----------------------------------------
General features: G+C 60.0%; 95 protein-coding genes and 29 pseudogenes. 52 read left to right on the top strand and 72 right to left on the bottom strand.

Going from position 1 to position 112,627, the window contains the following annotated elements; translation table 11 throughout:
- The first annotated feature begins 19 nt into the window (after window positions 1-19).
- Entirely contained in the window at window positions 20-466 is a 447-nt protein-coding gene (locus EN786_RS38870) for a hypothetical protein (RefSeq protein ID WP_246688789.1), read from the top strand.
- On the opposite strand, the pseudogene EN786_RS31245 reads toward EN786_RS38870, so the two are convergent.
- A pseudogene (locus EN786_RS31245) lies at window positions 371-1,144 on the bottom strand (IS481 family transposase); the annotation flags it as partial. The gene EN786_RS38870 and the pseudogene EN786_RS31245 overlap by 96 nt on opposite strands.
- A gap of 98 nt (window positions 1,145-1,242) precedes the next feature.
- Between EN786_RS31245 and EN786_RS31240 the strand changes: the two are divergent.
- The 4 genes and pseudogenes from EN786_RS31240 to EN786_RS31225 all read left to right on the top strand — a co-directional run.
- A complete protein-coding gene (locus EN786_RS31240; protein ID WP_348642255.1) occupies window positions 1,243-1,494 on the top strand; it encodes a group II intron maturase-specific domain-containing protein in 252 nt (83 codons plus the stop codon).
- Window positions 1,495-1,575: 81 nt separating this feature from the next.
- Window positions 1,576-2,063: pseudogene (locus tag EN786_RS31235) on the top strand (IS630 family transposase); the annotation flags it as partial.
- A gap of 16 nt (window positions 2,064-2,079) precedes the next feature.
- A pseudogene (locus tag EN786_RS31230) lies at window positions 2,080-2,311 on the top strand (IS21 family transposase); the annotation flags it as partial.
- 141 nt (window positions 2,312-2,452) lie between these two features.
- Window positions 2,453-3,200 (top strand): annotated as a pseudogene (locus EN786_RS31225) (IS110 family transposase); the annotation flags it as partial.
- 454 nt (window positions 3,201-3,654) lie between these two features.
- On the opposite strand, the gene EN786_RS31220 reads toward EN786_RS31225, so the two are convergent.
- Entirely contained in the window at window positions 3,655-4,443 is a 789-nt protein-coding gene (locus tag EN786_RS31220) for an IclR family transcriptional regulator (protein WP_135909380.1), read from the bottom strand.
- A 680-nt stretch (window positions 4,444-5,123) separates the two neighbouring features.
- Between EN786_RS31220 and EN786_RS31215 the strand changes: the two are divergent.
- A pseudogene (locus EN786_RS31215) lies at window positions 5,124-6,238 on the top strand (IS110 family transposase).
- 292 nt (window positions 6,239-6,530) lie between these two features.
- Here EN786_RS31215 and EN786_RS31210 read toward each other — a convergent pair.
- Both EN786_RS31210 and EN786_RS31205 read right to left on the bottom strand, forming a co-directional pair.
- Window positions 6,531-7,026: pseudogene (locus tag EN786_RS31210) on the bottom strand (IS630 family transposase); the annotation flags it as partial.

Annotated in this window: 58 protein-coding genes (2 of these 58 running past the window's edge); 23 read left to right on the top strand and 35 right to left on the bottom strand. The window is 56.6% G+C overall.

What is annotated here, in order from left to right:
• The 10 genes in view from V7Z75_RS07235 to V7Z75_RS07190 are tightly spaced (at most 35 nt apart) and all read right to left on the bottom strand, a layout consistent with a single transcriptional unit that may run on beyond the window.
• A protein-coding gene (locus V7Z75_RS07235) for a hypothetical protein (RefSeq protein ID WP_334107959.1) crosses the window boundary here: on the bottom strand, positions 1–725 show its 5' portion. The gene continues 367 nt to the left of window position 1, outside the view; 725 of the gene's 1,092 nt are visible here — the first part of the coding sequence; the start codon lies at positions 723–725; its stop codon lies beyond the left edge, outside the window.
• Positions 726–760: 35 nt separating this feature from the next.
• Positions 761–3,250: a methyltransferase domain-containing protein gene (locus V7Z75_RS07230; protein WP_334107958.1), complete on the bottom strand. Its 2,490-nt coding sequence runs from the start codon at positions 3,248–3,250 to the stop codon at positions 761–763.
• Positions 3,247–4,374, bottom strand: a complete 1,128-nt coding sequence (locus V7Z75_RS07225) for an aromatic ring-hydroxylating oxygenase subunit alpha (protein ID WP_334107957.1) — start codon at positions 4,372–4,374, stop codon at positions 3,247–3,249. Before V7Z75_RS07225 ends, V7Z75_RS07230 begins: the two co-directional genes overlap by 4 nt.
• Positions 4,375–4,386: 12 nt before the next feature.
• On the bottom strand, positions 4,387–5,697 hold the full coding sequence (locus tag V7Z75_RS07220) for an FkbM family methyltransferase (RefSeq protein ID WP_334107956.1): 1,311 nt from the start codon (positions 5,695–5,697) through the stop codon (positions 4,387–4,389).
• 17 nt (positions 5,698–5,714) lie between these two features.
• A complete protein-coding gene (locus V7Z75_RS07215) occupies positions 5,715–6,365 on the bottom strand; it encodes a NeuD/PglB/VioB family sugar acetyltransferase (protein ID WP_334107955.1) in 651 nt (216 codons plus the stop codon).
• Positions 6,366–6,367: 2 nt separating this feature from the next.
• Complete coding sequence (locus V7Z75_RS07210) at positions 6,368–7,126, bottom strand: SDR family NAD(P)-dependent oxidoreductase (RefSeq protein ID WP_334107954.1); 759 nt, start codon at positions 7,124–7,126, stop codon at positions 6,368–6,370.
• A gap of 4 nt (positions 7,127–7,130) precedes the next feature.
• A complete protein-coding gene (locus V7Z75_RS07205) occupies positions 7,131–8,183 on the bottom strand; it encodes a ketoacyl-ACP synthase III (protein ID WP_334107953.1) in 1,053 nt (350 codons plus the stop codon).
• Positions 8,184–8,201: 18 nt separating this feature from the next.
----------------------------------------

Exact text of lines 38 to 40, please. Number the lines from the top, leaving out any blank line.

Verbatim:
• Positions 6,366–6,367: 2 nt separating this feature from the next.
• Complete coding sequence (locus V7Z75_RS07210) at positions 6,368–7,126, bottom strand: SDR family NAD(P)-dependent oxidoreductase (RefSeq protein ID WP_334107954.1); 759 nt, start codon at positions 7,124–7,126, stop codon at positions 6,368–6,370.
• A gap of 4 nt (positions 7,127–7,130) precedes the next feature.